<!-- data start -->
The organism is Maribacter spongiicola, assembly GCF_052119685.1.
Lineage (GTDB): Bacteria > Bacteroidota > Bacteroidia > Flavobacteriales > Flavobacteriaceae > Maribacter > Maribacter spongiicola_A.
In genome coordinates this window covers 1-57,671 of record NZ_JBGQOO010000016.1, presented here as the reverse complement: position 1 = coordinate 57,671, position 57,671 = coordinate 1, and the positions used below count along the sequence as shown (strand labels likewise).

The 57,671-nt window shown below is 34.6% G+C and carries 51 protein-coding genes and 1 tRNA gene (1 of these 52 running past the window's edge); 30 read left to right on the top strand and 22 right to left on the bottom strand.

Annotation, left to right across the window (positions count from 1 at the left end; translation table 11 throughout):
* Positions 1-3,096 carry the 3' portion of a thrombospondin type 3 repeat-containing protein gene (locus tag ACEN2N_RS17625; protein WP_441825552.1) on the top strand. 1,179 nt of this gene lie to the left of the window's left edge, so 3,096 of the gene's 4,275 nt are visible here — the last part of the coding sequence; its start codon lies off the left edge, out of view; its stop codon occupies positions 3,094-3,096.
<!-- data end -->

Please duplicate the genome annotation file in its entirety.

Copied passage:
The organism is Maribacter spongiicola, assembly GCF_052119685.1.
Lineage (GTDB): Bacteria > Bacteroidota > Bacteroidia > Flavobacteriales > Flavobacteriaceae > Maribacter > Maribacter spongiicola_A.
In genome coordinates this window covers 1-57,671 of record NZ_JBGQOO010000016.1, presented here as the reverse complement: position 1 = coordinate 57,671, position 57,671 = coordinate 1, and the positions used below count along the sequence as shown (strand labels likewise).

The 57,671-nt window shown below is 34.6% G+C and carries 51 protein-coding genes and 1 tRNA gene (1 of these 52 running past the window's edge); 30 read left to right on the top strand and 22 right to left on the bottom strand.

Annotation, left to right across the window (positions count from 1 at the left end; translation table 11 throughout):
* Positions 1-3,096 carry the 3' portion of a thrombospondin type 3 repeat-containing protein gene (locus tag ACEN2N_RS17625; protein WP_441825552.1) on the top strand. 1,179 nt of this gene lie to the left of the window's left edge, so 3,096 of the gene's 4,275 nt are visible here — the last part of the coding sequence; its start codon lies off the left edge, out of view; its stop codon occupies positions 3,094-3,096.